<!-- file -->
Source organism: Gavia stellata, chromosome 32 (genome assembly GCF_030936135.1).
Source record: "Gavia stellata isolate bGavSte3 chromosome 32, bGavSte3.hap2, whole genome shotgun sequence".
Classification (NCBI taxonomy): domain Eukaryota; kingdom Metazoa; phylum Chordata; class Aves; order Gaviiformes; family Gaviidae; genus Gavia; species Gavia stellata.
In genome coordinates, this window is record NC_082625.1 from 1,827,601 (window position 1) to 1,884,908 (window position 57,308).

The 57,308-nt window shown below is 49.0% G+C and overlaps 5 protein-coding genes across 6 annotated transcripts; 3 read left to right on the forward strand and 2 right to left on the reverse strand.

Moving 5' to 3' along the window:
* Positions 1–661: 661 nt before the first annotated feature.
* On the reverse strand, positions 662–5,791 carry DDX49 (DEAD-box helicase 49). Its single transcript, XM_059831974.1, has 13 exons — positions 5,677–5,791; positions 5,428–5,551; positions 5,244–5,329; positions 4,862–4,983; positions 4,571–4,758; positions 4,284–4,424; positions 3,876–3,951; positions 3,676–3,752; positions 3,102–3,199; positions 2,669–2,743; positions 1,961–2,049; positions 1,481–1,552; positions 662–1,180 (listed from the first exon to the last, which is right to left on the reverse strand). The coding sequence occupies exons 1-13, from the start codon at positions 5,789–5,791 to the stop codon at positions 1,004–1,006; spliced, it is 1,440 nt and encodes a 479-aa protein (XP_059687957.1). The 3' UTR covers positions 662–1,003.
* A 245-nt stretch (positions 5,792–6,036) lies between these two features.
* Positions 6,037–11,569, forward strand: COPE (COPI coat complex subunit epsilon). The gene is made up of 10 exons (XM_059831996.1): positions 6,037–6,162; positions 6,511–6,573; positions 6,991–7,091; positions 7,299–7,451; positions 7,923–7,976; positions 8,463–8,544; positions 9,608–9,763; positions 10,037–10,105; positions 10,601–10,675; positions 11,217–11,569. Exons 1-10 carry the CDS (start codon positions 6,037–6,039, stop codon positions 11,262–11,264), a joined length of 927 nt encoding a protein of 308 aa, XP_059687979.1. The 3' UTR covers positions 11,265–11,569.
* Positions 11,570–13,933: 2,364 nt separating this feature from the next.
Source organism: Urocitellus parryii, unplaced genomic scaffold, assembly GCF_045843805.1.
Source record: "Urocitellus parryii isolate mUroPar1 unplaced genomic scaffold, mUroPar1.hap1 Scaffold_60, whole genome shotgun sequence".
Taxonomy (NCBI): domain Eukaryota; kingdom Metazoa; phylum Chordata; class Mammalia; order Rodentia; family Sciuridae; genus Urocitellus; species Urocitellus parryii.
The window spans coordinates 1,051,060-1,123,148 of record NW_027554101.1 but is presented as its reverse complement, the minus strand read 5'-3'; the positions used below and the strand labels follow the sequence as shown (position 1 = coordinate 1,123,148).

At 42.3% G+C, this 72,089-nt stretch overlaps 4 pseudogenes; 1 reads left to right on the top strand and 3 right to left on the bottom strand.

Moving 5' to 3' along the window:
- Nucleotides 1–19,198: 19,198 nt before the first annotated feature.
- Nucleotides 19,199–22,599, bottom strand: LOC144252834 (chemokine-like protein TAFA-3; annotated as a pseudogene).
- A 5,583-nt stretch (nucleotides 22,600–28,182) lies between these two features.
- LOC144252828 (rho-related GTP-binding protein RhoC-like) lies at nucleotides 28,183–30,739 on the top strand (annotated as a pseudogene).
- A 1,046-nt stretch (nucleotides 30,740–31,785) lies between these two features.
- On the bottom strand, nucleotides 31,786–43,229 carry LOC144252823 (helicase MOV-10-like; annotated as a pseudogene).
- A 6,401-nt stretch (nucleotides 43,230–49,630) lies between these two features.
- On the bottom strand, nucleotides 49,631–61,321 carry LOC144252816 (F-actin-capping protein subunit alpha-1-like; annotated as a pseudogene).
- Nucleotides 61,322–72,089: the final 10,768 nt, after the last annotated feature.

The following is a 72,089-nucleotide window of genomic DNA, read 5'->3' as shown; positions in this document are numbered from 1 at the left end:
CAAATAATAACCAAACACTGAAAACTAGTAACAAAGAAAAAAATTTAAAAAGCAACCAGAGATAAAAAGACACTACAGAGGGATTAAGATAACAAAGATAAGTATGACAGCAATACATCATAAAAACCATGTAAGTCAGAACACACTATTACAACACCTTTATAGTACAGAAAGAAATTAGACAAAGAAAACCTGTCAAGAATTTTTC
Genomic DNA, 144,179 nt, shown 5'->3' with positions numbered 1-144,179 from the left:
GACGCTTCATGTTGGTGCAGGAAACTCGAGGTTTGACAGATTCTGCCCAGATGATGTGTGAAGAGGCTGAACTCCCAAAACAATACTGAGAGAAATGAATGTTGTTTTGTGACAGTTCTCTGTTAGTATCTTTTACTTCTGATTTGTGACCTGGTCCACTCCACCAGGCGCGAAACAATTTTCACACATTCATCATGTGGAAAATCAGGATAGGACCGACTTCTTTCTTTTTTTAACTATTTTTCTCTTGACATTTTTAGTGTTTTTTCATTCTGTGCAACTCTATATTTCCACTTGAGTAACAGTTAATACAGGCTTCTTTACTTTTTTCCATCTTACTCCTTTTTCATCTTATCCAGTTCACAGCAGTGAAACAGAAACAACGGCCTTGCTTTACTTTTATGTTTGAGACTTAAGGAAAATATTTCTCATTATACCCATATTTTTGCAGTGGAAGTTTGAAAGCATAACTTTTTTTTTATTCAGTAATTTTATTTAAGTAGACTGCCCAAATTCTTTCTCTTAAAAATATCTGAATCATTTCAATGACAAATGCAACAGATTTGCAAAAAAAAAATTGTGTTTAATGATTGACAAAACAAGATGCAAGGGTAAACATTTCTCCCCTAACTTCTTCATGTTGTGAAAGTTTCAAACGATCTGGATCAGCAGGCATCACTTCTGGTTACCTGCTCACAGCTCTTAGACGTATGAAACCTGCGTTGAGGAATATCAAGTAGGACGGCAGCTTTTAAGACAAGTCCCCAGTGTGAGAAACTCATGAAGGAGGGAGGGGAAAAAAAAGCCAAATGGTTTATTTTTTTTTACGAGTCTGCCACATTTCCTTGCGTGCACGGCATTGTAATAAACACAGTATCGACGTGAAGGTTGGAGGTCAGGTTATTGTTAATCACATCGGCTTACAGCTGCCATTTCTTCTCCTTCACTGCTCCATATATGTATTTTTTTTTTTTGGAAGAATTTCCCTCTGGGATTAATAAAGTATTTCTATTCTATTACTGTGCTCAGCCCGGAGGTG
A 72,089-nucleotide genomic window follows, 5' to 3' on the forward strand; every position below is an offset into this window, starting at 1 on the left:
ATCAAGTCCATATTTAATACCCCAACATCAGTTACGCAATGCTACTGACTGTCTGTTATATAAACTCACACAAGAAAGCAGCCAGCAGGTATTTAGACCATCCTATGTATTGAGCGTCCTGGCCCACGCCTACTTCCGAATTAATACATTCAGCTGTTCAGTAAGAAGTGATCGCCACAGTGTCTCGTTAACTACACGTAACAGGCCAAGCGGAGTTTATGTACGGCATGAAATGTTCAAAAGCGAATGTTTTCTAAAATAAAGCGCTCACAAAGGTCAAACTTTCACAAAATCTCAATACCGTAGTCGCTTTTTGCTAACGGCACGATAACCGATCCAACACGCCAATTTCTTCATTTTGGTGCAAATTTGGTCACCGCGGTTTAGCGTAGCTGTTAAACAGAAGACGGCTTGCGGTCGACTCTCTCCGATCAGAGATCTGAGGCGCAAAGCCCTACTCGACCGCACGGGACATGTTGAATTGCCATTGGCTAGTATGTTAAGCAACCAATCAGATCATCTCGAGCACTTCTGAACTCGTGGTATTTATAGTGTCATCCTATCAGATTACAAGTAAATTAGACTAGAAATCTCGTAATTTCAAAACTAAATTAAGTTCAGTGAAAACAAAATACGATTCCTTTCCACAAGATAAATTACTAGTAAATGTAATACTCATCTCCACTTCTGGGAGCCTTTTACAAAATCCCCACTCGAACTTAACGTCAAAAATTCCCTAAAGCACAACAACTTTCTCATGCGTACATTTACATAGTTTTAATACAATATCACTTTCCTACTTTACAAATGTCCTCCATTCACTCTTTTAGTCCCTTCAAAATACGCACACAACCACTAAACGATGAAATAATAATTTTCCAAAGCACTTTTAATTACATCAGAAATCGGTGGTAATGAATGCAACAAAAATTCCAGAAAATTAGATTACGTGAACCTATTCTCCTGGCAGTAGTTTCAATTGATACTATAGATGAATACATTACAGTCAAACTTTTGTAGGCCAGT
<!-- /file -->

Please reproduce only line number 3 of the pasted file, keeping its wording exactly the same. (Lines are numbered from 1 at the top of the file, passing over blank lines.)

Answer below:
Classification (NCBI taxonomy): domain Eukaryota; kingdom Metazoa; phylum Chordata; class Aves; order Gaviiformes; family Gaviidae; genus Gavia; species Gavia stellata.